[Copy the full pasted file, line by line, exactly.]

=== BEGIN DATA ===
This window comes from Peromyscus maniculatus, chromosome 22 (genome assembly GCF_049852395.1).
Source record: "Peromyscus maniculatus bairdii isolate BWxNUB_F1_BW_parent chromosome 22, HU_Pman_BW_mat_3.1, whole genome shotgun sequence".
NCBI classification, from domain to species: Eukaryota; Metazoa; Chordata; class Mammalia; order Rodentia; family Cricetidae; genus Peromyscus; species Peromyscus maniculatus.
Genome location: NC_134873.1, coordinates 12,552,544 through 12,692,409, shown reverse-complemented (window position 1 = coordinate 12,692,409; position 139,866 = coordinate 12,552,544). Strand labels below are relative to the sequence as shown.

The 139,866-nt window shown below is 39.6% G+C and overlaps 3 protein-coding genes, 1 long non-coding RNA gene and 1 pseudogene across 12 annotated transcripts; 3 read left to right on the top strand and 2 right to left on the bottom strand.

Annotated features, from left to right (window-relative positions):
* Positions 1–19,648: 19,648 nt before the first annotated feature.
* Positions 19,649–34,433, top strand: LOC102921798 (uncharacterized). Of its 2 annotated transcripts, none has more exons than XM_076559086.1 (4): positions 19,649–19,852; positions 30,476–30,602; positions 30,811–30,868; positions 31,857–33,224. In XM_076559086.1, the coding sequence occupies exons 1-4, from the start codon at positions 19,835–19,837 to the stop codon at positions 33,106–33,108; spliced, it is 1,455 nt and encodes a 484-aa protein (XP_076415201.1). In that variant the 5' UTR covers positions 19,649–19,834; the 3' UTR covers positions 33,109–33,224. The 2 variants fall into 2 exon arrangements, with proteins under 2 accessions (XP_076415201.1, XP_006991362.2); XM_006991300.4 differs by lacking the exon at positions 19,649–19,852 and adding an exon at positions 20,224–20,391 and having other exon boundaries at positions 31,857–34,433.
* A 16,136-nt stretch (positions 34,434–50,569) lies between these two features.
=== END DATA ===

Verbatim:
This window comes from Peromyscus maniculatus, chromosome 22 (genome assembly GCF_049852395.1).
Source record: "Peromyscus maniculatus bairdii isolate BWxNUB_F1_BW_parent chromosome 22, HU_Pman_BW_mat_3.1, whole genome shotgun sequence".
NCBI classification, from domain to species: Eukaryota; Metazoa; Chordata; class Mammalia; order Rodentia; family Cricetidae; genus Peromyscus; species Peromyscus maniculatus.
Genome location: NC_134873.1, coordinates 12,552,544 through 12,692,409, shown reverse-complemented (window position 1 = coordinate 12,692,409; position 139,866 = coordinate 12,552,544). Strand labels below are relative to the sequence as shown.

The 139,866-nt window shown below is 39.6% G+C and overlaps 3 protein-coding genes, 1 long non-coding RNA gene and 1 pseudogene across 12 annotated transcripts; 3 read left to right on the top strand and 2 right to left on the bottom strand.

Annotated features, from left to right (window-relative positions):
* Positions 1–19,648: 19,648 nt before the first annotated feature.
* Positions 19,649–34,433, top strand: LOC102921798 (uncharacterized). Of its 2 annotated transcripts, none has more exons than XM_076559086.1 (4): positions 19,649–19,852; positions 30,476–30,602; positions 30,811–30,868; positions 31,857–33,224. In XM_076559086.1, the coding sequence occupies exons 1-4, from the start codon at positions 19,835–19,837 to the stop codon at positions 33,106–33,108; spliced, it is 1,455 nt and encodes a 484-aa protein (XP_076415201.1). In that variant the 5' UTR covers positions 19,649–19,834; the 3' UTR covers positions 33,109–33,224. The 2 variants fall into 2 exon arrangements, with proteins under 2 accessions (XP_076415201.1, XP_006991362.2); XM_006991300.4 differs by lacking the exon at positions 19,649–19,852 and adding an exon at positions 20,224–20,391 and having other exon boundaries at positions 31,857–34,433.
* A 16,136-nt stretch (positions 34,434–50,569) lies between these two features.